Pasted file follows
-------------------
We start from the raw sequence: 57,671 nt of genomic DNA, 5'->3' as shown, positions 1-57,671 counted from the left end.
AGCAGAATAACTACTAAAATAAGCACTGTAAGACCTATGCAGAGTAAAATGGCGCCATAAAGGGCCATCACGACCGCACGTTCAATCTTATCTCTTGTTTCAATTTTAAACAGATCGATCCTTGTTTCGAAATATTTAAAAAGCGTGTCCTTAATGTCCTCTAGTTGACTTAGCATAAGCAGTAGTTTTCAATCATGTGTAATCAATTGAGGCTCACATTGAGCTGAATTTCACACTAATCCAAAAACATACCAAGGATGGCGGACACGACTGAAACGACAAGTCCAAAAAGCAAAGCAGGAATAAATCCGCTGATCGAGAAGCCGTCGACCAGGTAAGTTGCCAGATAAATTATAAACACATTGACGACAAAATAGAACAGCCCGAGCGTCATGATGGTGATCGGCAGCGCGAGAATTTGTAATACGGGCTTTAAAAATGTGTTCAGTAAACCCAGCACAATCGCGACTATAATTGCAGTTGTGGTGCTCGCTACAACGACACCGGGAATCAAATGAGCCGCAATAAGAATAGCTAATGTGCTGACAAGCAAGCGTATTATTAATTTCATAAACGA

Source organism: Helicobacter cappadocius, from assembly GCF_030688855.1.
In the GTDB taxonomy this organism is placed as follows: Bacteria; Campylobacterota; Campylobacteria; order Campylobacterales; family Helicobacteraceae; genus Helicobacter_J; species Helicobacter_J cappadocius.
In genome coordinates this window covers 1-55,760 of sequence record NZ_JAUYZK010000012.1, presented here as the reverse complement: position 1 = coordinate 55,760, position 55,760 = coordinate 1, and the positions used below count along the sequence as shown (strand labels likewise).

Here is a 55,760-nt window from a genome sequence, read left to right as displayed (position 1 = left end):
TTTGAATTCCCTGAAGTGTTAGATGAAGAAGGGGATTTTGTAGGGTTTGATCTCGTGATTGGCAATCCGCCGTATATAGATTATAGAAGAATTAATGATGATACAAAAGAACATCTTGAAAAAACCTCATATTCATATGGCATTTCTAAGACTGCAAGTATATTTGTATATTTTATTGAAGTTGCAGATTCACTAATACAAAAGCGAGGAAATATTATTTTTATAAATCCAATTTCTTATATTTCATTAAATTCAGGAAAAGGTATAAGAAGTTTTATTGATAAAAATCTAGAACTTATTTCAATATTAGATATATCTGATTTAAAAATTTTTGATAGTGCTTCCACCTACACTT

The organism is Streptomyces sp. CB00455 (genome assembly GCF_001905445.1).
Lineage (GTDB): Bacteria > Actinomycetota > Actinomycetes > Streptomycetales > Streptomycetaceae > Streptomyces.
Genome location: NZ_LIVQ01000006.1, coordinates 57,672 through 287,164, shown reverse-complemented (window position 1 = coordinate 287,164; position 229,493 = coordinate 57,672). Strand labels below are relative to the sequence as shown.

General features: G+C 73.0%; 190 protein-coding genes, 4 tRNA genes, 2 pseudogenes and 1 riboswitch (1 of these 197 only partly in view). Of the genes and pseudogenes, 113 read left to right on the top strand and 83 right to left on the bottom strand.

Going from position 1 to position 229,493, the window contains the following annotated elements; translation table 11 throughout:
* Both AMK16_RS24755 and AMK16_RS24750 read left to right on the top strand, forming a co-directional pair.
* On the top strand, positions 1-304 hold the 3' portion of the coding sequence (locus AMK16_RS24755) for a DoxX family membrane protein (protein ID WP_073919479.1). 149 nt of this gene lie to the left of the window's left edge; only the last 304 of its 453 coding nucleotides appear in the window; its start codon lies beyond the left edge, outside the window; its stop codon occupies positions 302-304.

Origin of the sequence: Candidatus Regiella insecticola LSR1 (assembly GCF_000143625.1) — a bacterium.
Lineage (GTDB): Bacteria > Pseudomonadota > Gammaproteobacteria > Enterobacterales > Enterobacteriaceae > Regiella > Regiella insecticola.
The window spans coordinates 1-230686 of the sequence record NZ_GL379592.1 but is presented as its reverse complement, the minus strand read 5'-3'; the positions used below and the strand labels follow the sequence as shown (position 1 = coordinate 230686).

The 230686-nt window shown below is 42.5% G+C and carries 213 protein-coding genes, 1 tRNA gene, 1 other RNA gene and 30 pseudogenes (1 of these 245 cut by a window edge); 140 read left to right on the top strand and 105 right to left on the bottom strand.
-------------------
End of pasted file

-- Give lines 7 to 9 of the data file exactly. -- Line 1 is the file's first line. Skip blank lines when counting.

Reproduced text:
TTTGAATTCCCTGAAGTGTTAGATGAAGAAGGGGATTTTGTAGGGTTTGATCTCGTGATTGGCAATCCGCCGTATATAGATTATAGAAGAATTAATGATGATACAAAAGAACATCTTGAAAAAACCTCATATTCATATGGCATTTCTAAGACTGCAAGTATATTTGTATATTTTATTGAAGTTGCAGATTCACTAATACAAAAGCGAGGAAATATTATTTTTATAAATCCAATTTCTTATATTTCATTAAATTCAGGAAAAGGTATAAGAAGTTTTATTGATAAAAATCTAGAACTTATTTCAATATTAGATATATCTGATTTAAAAATTTTTGATAGTGCTTCCACCTACACTT

The organism is Streptomyces sp. CB00455 (genome assembly GCF_001905445.1).
Lineage (GTDB): Bacteria > Actinomycetota > Actinomycetes > Streptomycetales > Streptomycetaceae > Streptomyces.